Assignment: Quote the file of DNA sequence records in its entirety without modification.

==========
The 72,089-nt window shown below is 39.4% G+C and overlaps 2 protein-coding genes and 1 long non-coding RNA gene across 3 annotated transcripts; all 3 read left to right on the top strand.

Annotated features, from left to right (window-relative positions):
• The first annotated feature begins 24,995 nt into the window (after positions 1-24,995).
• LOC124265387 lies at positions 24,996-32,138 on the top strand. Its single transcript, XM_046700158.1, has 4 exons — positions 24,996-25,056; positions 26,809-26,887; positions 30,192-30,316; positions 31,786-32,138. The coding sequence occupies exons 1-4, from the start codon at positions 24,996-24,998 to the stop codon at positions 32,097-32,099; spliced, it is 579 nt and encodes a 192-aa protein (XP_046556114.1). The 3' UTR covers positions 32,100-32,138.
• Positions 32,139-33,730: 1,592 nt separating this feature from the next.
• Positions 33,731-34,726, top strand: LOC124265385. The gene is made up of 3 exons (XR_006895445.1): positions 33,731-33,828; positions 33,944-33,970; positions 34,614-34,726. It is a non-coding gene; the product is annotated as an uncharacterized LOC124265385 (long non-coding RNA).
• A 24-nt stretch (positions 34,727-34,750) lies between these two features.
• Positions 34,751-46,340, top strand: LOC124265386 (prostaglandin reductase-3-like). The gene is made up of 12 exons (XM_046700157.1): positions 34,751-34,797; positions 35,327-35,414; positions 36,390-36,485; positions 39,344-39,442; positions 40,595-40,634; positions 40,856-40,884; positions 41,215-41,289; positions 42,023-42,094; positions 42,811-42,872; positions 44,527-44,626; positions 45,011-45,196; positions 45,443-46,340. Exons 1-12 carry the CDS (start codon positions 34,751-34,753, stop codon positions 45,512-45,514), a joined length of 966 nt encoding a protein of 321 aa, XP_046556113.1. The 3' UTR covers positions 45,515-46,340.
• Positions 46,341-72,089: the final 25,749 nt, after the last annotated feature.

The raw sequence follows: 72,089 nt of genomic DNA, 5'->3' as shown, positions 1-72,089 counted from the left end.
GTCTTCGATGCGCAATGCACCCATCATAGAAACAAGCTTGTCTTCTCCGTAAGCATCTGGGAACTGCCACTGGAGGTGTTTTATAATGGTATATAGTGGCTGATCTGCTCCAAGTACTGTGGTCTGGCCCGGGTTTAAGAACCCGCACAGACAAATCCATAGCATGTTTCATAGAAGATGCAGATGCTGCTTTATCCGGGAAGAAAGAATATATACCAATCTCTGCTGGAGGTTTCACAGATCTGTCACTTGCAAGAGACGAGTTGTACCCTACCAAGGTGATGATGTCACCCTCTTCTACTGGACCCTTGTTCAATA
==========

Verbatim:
The 72,089-nt window shown below is 39.4% G+C and overlaps 2 protein-coding genes and 1 long non-coding RNA gene across 3 annotated transcripts; all 3 read left to right on the top strand.

Annotated features, from left to right (window-relative positions):
• The first annotated feature begins 24,995 nt into the window (after positions 1-24,995).
• LOC124265387 lies at positions 24,996-32,138 on the top strand. Its single transcript, XM_046700158.1, has 4 exons — positions 24,996-25,056; positions 26,809-26,887; positions 30,192-30,316; positions 31,786-32,138. The coding sequence occupies exons 1-4, from the start codon at positions 24,996-24,998 to the stop codon at positions 32,097-32,099; spliced, it is 579 nt and encodes a 192-aa protein (XP_046556114.1). The 3' UTR covers positions 32,100-32,138.
• Positions 32,139-33,730: 1,592 nt separating this feature from the next.
• Positions 33,731-34,726, top strand: LOC124265385. The gene is made up of 3 exons (XR_006895445.1): positions 33,731-33,828; positions 33,944-33,970; positions 34,614-34,726. It is a non-coding gene; the product is annotated as an uncharacterized LOC124265385 (long non-coding RNA).
• A 24-nt stretch (positions 34,727-34,750) lies between these two features.
• Positions 34,751-46,340, top strand: LOC124265386 (prostaglandin reductase-3-like). The gene is made up of 12 exons (XM_046700157.1): positions 34,751-34,797; positions 35,327-35,414; positions 36,390-36,485; positions 39,344-39,442; positions 40,595-40,634; positions 40,856-40,884; positions 41,215-41,289; positions 42,023-42,094; positions 42,811-42,872; positions 44,527-44,626; positions 45,011-45,196; positions 45,443-46,340. Exons 1-12 carry the CDS (start codon positions 34,751-34,753, stop codon positions 45,512-45,514), a joined length of 966 nt encoding a protein of 321 aa, XP_046556113.1. The 3' UTR covers positions 45,515-46,340.
• Positions 46,341-72,089: the final 25,749 nt, after the last annotated feature.

The raw sequence follows: 72,089 nt of genomic DNA, 5'->3' as shown, positions 1-72,089 counted from the left end.
GTCTTCGATGCGCAATGCACCCATCATAGAAACAAGCTTGTCTTCTCCGTAAGCATCTGGGAACTGCCACTGGAGGTGTTTTATAATGGTATATAGTGGCTGATCTGCTCCAAGTACTGTGGTCTGGCCCGGGTTTAAGAACCCGCACAGACAAATCCATAGCATGTTTCATAGAAGATGCAGATGCTGCTTTATCCGGGAAGAAAGAATATATACCAATCTCTGCTGGAGGTTTCACAGATCTGTCACTTGCAAGAGACGAGTTGTACCCTACCAAGGTGATGATGTCACCCTCTTCTACTGGACCCTTGTTCAATA